* Investors concerned about terms of aid deal for Spain * Worries persist over Greek elections * Wall St coming off S&P's best week of 2012 * Indexes off: Dow 0.5 pct, S&P 0.5 pct, Nasdaq 0.7 pct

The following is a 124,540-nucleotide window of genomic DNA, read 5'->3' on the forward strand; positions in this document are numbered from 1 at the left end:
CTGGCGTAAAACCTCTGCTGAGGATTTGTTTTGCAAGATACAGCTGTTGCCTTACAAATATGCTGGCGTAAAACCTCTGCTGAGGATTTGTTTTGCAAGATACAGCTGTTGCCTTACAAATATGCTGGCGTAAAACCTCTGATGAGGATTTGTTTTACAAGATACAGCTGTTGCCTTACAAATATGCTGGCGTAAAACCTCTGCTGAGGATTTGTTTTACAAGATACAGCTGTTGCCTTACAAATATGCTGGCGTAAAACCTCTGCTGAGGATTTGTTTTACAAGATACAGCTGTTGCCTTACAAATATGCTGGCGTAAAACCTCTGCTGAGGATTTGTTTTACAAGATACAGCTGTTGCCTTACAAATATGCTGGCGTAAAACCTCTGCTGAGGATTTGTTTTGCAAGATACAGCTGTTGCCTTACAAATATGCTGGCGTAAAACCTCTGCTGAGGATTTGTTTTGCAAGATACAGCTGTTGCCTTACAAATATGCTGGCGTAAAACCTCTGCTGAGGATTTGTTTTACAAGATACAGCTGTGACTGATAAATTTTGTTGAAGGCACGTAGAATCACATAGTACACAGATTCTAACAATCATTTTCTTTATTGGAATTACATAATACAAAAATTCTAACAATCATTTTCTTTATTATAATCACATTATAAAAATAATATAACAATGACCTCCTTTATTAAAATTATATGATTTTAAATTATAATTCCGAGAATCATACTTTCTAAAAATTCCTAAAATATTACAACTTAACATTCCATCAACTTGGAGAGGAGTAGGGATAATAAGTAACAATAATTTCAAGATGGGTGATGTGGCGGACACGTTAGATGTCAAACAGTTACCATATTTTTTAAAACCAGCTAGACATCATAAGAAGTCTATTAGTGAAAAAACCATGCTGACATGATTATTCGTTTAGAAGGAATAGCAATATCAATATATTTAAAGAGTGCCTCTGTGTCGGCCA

By Edward Krudy NEW YORK, June 11 (Reuters) - U.S. stocks fell on Monday as Europe's aid package for Spanish banks did little to alleviate investor concerns about the region's finances and the slowdown in the wider global economy. Spanish bond yields rose as a bailout of up to $125 billion for the country's struggling banks failed to quell concerns that Madrid may be locked out of funding markets and forced to seek external help. Some were also concerned that the new debt would subordinate existing bond holders. The New York-traded stock of Spanish lender Banco Santander fell 2.5 percent to $5.97. Weakness in Europe's financial sector was mirrored in the United States where the S&P financial index fell 1.2 percent and was the weakest performing sector. Shares of Morgan Stanley, which has recently been a barometer of concerns about Europe due to perceptions of the investment bank's exposure to the region, fell 2 percent to $13.43. "This is a realization that Spain, while providing money for its banks, is going to add to its debt-to-GDP ratio, and it's going to potentially subordinate some of the current Spanish sovereign debt, which doesn't make those bond holders happy," said Paul Zemsky, head of asset allocation at ING Investment Management in New York. "They're borrowing more money, not doing anything about growth," Zemsky said. "Today we're not worried about Spain's banking system falling off a cliff, but other than that, nothing has changed." Spain's 10-year bond yields ended the day 25 basis points higher at 6.5 percent as an early rally quickly evaporated. The Dow Jones industrial average dropped 62.33 points, or 0.50 percent, to 12,491.87. The Standard & Poor's 500 Index fell 6.66 points, or 0.50 percent, to 1,319.00. The Nasdaq Composite Index lost 21.03 points, or 0.74 percent, to 2,837.39. Investors fear a crisis in Spain would compound the currency bloc's troubles before June 17 elections in Greece, which many think could lead to Greece's exit from the euro zone. The worries come at a time when economies the world over are showing signs of slowing. China's inflation, industrial output and retail sales all flagged in May. It was the second straight month of sluggish growth. U.S. companies are finding it more difficult to increase revenue now than at just about any time since the financial crisis. Firms that make up the S&P 500 are expected to boost sales by just 2.2 percent in the current quarter, according to Thomson Reuters data. Apple Inc Chief Executive Tim Cook opened the company's annual developers conference on Monday, where he is expected to unwrap souped-up software and hardware to help it in its mobile race against Google Inc. Apple's shares gave up early gains to trade up just 0.2 percent at $581.76. Goldman Sachs is close to striking a deal over the sale of its hedge fund administration business with State Street Corp, the Financial Times reported. The move would create the largest administration services provider to hedge funds worldwide. The stock fell 0.7 percent to $93.86.